There are a lot of factors to take into account when choosing a student loan – differing interest rates, private vs. public, the pros and cons of working with various lenders. Among those choices, we at SoFi have found one of the things that trips up borrowers the most is the choice between fixed rate and variable rate (also known as floating rate) loans.
Variable rate student loans generally offer a lower starting rate than fixed rate loans, but because that number is tied to prevailing interest rates, payments can change over time. If the borrower isn’t able to pay the loan back in a relatively short time period, the benefits of the initial lower rate can be fleeting – particularly with an uncapped loan.
SoFi’s variable rate loan is tied to 1-month LIBOR, which is the interest rate at which banks lend to each other. Like all prevailing rates, LIBOR has been at record low levels since the recession began in late 2008, but as the Fed continues to taper its policy of quantitative easing, interest rates are generally expected to rise. Today LIBOR is at 0.19%, and has ranged from its current low to as high as 5.82% in the past 10 years (see below).
So given the current economic environment, how does a borrower know if a variable rate loan is right for them? Let’s walk through an example to find out, comparing the SoFi 10-year variable rate loan at 1-month LIBOR + 3.75% (the rate that most of our borrowers would receive) with federal student loans at their current fixed rates.
Let’s say you’ve borrowed $50K to finance your student debt, and you’re about to enter the repayment period. Now we’ll take a look at three potential scenarios in which prevailing interest rates change in order to see how they would affect your variable rate loan – your total payment over the life of your loan and your maximum monthly payment – over the next ten years:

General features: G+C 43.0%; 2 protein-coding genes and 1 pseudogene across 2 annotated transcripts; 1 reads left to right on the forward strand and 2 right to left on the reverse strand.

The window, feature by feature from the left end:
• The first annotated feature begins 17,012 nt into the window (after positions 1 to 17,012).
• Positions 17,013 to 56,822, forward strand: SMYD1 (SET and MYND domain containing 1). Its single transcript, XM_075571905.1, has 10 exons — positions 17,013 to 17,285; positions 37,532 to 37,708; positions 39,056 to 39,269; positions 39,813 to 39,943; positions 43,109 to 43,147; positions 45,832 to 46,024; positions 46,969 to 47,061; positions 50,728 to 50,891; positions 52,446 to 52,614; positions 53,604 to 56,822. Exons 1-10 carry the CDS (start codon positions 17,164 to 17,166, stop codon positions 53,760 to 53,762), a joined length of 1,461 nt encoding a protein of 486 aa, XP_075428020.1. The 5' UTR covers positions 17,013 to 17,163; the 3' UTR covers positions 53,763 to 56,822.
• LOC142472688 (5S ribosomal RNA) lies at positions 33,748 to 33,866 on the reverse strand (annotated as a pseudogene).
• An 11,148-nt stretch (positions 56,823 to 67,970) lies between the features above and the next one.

Scenario #1: 1-month LIBOR rises to 5.82% (its 10-year high)
Scenario #2: 1-month LIBOR rises to 11.64% (2X its 10-year high)
Scenario #3: 1-month LIBOR rises to 2.91% (half of its 10-year high)
In Scenario #1, where rates rise to their 10-year high level, the variable rate SoFi loan still beats all but the lowest fixed rate loan on the federal side. In Scenario #2, where rates rise to twice the 10-year high level, SoFi still has the edge in terms of total payments – again beating out all but the lowest rate federal loan. How is that possible? Because rates are starting out very low today, and the variable rate SoFi loan is capped at 8.95%. Having a cap on a variable rate loan can remove some of the risk if you’re concerned about interest rates going sky high. And finally, in Scenario #3, where rates only go up a small amount, the variable rate SoFi loan has a better outcome than all of the federal options.
Now, this example is really intended to illustrate how variable rate and fixed rate loans create different outcomes in a changing interest rate environment. Since individual situations could vary from above, you can talk to one of our savings consultants to get a better feel for which loan is right for you. The SoFi team is standing by at 1-855-456-SOFI.
Views expressed in this post are that of Mike Cagney, CEO of SoFi.